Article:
Hogwarts Legacy has hit the shelves and, unsurprisingly, so has the dilemma of whether or not you should buy it. There are many arguments for and against, but one that keeps popping up is the idea that we should be supporting the developers who made the game, and not letting the material harm one person poses to an entire minority community hurt those workers too. Well, even the workers don't want to support the game, with one developer publicly stating they won't be buying it.
Parker Hartzler tweeted a screenshot of their name in the game's credits on February 7, alongside the caption "I will not be purchasing the game - it is the least I can do as an ally". He added, "Trans people do not deserve to have people like JKR grow and prosper - any ammunition to the wrong side is damage to a society I would otherwise wish to see in the future." Rowling acknowledged recently that she still gets royalties from the Harry Potter IP and she has used her money to donate to a woman suing LBGTQ charity Stonewall.
Hartzler also addressed people calling him a hypocrite for working on the game in the first place. Here's where the often misused phrase "no ethical consumption under capitalism" actually works. "Had I not shown up to work I would have been promptly fired and homeless soon", he explains.
He goes on to say, "It was my first job in the industry, and I had no influence over what clients the studio decided to bring in. If I did have that kind of leverage, or held any form of seniority, I would have been an advocate against picking it up". Hartzler was part of a company that development work on the game was outsourced to. Like many developers working on Hogwarts Legacy, he had to make a choice between sacrificing his own livelihood or working on a game that would profit Rowling.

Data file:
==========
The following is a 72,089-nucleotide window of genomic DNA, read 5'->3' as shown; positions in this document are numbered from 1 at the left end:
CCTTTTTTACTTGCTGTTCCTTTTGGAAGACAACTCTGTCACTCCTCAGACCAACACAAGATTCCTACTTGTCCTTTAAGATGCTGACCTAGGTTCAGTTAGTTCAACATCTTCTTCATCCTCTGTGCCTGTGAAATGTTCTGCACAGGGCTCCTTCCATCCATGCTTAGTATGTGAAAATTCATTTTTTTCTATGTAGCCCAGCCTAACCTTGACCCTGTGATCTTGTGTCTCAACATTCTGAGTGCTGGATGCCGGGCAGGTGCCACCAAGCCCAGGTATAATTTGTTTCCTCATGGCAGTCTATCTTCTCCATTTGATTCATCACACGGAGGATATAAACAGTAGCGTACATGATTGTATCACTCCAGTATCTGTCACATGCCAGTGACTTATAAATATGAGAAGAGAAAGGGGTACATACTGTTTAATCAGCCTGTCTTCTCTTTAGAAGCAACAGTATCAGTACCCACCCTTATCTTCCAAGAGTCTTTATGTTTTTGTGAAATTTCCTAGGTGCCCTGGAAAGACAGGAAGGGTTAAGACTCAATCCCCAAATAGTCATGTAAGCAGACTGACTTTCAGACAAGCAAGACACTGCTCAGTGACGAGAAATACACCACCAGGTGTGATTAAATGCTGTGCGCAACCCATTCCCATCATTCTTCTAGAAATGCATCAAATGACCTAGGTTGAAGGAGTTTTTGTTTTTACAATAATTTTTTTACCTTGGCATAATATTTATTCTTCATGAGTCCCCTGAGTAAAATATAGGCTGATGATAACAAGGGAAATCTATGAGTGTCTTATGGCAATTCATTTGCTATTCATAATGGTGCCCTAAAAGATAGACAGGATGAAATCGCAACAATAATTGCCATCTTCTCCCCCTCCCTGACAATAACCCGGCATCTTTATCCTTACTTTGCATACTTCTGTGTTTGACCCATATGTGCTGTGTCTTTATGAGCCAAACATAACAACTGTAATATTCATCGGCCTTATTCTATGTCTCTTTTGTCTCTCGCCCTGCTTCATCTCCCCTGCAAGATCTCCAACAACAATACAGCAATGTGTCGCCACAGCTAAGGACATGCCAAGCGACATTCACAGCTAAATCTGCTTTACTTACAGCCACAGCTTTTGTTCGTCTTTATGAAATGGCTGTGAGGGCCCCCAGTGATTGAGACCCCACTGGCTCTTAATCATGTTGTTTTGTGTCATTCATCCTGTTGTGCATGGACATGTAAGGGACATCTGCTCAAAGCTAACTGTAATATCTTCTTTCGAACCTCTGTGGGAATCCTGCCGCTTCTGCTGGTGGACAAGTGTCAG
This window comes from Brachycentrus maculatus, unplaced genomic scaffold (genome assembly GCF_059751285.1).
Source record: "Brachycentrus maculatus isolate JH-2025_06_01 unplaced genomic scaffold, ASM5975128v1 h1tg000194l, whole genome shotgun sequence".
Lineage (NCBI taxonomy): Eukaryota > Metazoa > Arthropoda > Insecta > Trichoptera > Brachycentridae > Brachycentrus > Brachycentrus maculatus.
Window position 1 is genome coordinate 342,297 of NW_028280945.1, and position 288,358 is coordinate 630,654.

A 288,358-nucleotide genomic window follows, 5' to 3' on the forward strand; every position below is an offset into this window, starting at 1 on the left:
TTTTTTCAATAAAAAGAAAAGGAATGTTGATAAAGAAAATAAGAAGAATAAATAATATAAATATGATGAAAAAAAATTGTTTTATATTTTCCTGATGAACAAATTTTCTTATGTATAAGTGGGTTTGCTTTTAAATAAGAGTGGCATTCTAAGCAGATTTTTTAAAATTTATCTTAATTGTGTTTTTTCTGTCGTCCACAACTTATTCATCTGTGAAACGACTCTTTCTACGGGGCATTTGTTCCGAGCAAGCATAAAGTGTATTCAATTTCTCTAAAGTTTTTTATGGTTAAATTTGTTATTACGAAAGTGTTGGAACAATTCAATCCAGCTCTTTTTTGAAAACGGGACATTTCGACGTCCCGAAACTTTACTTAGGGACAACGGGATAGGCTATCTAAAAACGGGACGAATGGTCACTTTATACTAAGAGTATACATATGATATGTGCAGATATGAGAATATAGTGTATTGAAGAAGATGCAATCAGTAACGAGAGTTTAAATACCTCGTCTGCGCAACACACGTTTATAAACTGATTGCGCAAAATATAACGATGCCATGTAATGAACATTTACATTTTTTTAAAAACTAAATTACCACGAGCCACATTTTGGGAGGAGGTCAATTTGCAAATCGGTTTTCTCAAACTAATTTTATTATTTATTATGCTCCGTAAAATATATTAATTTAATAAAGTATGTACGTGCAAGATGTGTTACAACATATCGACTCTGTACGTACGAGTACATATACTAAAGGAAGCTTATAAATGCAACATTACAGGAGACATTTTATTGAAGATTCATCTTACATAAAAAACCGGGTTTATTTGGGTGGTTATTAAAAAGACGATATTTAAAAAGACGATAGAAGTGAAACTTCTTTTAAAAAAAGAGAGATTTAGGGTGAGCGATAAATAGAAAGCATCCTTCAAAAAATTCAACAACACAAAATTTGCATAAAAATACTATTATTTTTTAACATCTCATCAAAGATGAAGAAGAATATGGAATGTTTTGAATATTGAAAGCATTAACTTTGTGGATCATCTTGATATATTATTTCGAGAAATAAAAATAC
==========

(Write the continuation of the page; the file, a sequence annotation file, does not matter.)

The game does include a trans NPC, with a very offensive name - like many minority characters in Harry Potter such as Cho Chang and Kingsely Shacklebolt - but reports claim this character was added simply to distract from the backlash caused by Rowling's transphobic views.
People disagree over whether or not it's moral to play this game - it's not - and it was recently sensationally reported that the girlfriend of Girlfriend Reviews was bullied into a stream of tears by abusive Twitch chatters. It turns out people were very mildly expressing their disappointment, but a clip was taken out of context and blown out of proportion. This story sought to victimise a cis woman and frame trans people and allies as bullies for explaining why they don't support the decision to play the game.
Some streamers have also started a boycott of the game's aggressive ad campaign on Twitch, but it's unlikely this will make much impact unless bigger streamers back it too.
next: Video Games Don't Need To Have A Point